RB20: Jordan Howard (CHI)
As Tarik Cohen took a step forward, Howard took another step back. We have seen a steady decline in Howard’s fantasy production each season ever since he broke out as a rookie in 2016. Howard barely made the cut as a top-20 RB this season and this is partially thanks to the half-PPR nature of the scoring format as well. Howard still saw decent volume in 2018, his 250 rushing attempts ranked sixth in the league. Unfortunately, Howard’s efficiency took a dive for the second year in a row as his 3.7 YPA are the worst marks in his short career. Howard will likely only carry moderate flex value in standard or half-PPR leagues next season unless he can buck this trend.

RB21: Marlon Mack (IND)
Mack is another player who enjoyed a nice breakout in his second year in the league. Mack more than doubled his PPG totals from 2017 and his 14.1 PPG  in 2018 would’ve been good enough to rank him as the overall RB9 if he would have played in all 16 games. Unfortunately for Mack, he struggled to get healthy all year even dating back to the preseason. Durability issues are a concern here moving forward but, Mack is trending in the right direction. At this point, the Colts are a favorite to land Le’Veon Bell in the offseason. If they don’t, Mack could be an interesting pick if he heads into 2019 as the starter.

RB22: Lamar Miller (HOU)
Miller fell out of the top-20 ranks this season for the first time in the last four years, although his 11.4 PPG were actually marginally better than his flat 11.0 PPG total in 2017. Miller’s 4.6 YPA in 2018 also marks his best since he broke out with the Dolphins in 2014 with 5.1 YPA. Miller may have benefited slightly with D’Onta Foreman missing essentially the entire season nursing an injury. Miller has been a steady-yet-unspectacular RB2 in fantasy each of the last three seasons. Things could get more interesting for him as he heads into a contract year in 2019 with more backfield competition.

RB23: Aaron Jones (GB)
Much to the chagrin of Mike McCarthy, Aaron Jones had another incredibly productive season with the limited carries he did receive. Jones led all running backs (minimum 65 carries) with 5.5 YPA this season which is identical to his YPA in 2017 as well. Jones is an incredible talent who will now get to work with Matt LaFleur as his head coach. LaFleur, of course, was the offensive coordinator for the Rams in 2017 when Todd Gurley logged an overall RB1 finish. LaFleur wasn’t quite as successful with the Titans running game in 2018, but he did get Derrick Henry going at the end of the season. If Jones can get ahold of an every-down workload and play all 16 games, he could easily flirt with top-10 numbers.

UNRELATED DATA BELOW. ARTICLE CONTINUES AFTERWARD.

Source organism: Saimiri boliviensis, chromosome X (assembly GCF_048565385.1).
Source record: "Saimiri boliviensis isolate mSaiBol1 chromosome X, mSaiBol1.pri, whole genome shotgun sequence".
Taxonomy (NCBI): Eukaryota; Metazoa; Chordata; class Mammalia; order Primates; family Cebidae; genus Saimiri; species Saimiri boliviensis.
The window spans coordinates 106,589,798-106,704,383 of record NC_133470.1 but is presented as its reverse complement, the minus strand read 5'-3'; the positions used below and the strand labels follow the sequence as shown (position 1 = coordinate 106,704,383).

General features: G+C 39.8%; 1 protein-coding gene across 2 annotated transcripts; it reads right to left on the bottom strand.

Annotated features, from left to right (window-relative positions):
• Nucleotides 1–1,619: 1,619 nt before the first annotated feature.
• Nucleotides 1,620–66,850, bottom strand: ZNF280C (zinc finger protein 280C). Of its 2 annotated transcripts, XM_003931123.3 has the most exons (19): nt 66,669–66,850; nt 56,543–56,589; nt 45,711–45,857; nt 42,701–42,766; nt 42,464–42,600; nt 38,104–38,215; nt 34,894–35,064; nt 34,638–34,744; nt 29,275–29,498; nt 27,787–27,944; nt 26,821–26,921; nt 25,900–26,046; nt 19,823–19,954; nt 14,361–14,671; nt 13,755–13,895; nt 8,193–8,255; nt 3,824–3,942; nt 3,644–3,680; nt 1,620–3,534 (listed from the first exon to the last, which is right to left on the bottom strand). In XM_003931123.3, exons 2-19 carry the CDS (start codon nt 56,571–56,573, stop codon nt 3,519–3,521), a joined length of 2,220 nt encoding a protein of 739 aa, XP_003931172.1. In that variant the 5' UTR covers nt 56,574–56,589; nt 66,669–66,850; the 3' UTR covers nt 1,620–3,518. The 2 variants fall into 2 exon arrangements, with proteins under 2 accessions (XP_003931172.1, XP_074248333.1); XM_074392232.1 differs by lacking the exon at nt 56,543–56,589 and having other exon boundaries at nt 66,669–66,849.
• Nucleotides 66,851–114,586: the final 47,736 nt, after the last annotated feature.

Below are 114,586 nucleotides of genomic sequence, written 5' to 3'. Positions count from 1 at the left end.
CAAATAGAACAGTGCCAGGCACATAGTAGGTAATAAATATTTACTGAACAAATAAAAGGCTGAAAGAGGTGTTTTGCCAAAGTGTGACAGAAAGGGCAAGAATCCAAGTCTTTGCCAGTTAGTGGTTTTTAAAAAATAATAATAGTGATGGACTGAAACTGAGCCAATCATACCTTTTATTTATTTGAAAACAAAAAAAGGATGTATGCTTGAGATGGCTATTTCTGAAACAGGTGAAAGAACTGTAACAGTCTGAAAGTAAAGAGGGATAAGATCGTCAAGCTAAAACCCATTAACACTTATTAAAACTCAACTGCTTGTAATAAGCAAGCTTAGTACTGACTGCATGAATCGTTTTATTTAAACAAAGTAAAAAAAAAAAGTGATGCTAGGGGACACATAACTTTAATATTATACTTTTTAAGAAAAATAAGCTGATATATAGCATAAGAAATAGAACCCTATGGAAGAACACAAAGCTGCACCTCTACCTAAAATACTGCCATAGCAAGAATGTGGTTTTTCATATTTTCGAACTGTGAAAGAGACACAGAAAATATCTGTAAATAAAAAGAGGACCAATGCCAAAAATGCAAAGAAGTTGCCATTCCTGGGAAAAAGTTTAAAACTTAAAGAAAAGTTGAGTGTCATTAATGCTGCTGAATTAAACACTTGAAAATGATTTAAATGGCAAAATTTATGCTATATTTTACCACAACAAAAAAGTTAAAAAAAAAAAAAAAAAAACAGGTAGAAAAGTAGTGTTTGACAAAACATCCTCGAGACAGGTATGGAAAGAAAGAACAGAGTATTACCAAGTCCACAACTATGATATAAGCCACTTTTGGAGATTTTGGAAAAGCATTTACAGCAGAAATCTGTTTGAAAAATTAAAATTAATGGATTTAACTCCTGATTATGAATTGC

RB24: Austin Ekeler (LAC)
After showing flashes in his rookie year in 2017, Ekeler got more opportunity to run in 2018. Ekeler jumped 20 spots in the fantasy rankings while adding four points to his PPG totals. While Melvin Gordon will continue a workhorse role here in 2019, Ekeler could still mix in for around 10 touches per game just as he did in 2018. Ekeler will be a valuable handcuff, though rookie Justin Jackson did also show the ability to fill in for the often-injured Gordon admirably. I don’t really see his value continuing an upward trend given his limited role, but he could stick around the RB25 mark again in 2019.

RB25: Matt Breida (SF)
Breida’s rise as a second-year player is almost identical to that of Austin Ekeler’s. Breida showed us some big-game ability but also had a hard time holding up to anything that resembled a full workload. With Jerrick McKinnon expected back in the starting role next season, Breida should shift back into the complimentary role that he is best suited for. Breida offers plenty of big-play ability as he ranked seventh amongst all running backs with 13 carries of 15 yards or more, according to Player Profiler. Given Breida’s durability concerns, I wouldn’t expect him to continue his upward trend, but his supreme athleticism should keep him right around the RB25 mark as well.